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What Is a Thin Client?

written by: Bruce Tyson•edited by: Ginny Edwards•updated: 3/9/2011

When the question, "What Is a Thin Client?" is asked, it becomes evident that thin clients are still relatively uncommon. Still, thin client technology is vital to building a green, sustainable IT industry because of its energy efficiency and other environmental benefits.

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    Introducing the Thin Client

    Hewlett Packard presents an elementary definition of what that company considers a thin client: it is an access device on a network 316px-IBM thin client where most processing is done on a server. From such a basic definition, however, thin clients can be further characterized by their limited I/O options, their operating systems, and amount of local storage. When thin clients are related to green computing, other considerations such as power usage come into play.

    Because thin clients are basically stripped down computers, they can require a better than average skill set to configure and administer and many users complain that they are too restrictive. However, because applications, data, user profiles, and sometimes the operating system itself resides on a centralized server, the overall cost of ownership of a thin client is less than that of a conventional desktop or laptop PC. Additionally, businesses can often achieve higher security standards with thin client computing because of their lack of local I/O and because lost or stolen units carry with them either little or no corporate data and their network access can easily be turned off by administrators.

    Modern thin client computers and their operating systems are very fast, addressing one of the complaints that may have given thin client computing a slow start. In fact, many thin clients operate so well that their performance can hardly be distinguished from that of a traditional workstation.

    Although maintenance, security and cost issues have a significant impact on the growing popularity of thin client computing, another factor probably has equal influence as all the others combined: green computing.

    Image Credit: Wikimedia Commons/Craig Spurrier

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    Green Computing with Thin Clients

    The modern emphasis on environmentally responsible business practices calls on companies everywhere to reduce their carbon footprint and overall environmental impact. Because of this, attention is given to the nature and amount of waste disposed into landfills, the amount of electricity and gas consumed, and the amount of pollution generated by commuting workers. Coincidentally, thin clients can help with virtually every aspect of environmental responsibility, making them high demand items in the race to save the planet.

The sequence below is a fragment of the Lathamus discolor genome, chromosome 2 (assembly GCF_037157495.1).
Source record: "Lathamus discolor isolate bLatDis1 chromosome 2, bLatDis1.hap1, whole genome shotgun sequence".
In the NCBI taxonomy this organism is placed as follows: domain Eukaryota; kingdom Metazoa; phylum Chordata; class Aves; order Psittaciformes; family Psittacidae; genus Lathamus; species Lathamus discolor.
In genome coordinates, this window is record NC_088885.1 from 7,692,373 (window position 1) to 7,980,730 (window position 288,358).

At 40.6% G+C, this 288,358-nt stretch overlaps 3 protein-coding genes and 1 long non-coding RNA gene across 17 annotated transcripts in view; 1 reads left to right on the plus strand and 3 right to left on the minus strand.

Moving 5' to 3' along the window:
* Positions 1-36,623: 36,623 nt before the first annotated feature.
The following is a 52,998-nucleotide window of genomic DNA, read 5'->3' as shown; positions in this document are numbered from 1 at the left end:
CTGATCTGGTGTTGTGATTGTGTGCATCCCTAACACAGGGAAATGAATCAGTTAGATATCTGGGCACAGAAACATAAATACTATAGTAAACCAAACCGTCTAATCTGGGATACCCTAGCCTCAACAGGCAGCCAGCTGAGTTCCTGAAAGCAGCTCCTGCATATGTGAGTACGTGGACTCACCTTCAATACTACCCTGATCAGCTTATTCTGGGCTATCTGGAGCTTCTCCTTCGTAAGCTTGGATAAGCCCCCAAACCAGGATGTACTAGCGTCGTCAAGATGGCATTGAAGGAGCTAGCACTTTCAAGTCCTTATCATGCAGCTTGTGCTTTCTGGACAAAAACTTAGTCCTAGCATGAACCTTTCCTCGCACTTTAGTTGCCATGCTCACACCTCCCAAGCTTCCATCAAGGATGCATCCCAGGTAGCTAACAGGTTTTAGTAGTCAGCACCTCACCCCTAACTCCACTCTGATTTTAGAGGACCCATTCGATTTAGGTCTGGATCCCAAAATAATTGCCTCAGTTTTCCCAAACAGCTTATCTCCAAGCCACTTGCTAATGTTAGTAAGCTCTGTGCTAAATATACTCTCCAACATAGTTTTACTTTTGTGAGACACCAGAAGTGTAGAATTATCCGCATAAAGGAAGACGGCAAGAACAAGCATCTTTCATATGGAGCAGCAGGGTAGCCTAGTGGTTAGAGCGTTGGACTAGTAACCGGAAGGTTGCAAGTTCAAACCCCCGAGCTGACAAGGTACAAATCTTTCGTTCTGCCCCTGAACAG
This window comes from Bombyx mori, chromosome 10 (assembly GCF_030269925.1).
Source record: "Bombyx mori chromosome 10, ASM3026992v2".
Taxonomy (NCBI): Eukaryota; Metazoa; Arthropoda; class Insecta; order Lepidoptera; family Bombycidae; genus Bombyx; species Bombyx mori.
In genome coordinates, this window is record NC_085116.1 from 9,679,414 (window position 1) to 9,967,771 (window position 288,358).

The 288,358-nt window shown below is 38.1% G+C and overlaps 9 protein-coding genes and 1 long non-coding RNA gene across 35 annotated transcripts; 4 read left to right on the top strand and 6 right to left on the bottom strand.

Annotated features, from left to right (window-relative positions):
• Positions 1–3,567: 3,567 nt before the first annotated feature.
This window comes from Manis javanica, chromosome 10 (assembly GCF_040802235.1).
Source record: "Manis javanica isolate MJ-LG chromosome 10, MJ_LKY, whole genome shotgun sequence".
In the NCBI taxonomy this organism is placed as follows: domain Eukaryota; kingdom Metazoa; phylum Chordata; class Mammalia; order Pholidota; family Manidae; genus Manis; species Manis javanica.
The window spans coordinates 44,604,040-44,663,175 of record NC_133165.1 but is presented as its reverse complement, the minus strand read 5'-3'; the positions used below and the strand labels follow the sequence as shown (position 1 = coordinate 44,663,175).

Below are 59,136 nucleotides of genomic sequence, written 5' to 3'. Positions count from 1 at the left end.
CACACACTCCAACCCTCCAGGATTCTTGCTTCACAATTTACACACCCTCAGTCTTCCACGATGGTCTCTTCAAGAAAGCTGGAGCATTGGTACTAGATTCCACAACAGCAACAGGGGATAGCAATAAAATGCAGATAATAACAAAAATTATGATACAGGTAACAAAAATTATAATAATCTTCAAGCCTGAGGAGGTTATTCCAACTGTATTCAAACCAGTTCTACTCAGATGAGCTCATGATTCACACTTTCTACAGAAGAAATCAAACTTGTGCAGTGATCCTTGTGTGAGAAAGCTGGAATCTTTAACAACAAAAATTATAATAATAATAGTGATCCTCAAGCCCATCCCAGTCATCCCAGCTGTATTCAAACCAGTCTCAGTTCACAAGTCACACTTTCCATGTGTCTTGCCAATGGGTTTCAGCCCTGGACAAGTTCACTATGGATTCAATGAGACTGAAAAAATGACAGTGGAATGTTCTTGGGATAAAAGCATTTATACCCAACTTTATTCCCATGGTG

The energy savings associated with the thin client is a substantial benefit. According to TechRepublic, the average business PC consumes anywhere between 70 and 120 watts of power while the typical thin client uses just 10 to 20 watts. That power savings can shave more than $50 per year from every workstation in use, giving businesses a huge opportunity to save money.

    But money is not the end of the benefit: less electricity used means less coal, oil or gas being burned to supply that electricity, Taking tons of CO2 and other pollutants out of the air. With many corporations using hundreds or thousands of computers, the move to thin client computing could literally change the world.


    Because thin clients use less materials than full scale PCs, that means fewer resources are needed to make them, reducing the drain on the earth's resources and eliminating the polluting byproducts of manufacturing.

    When the thin client has reached the end of its life cycle, there's not as much potentially toxic hardware to dispose of, further relieving the environment and protecting future generations from the harmful contaminants that can seep into water sources and farmland.

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    What is thin client computing? It is nothing else but the key to helping businesses save money and the environment through the efficient use of IT resources.

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    "When to consider a thin client solution?",

    "The outlook for thin clients in 2010 and beyond",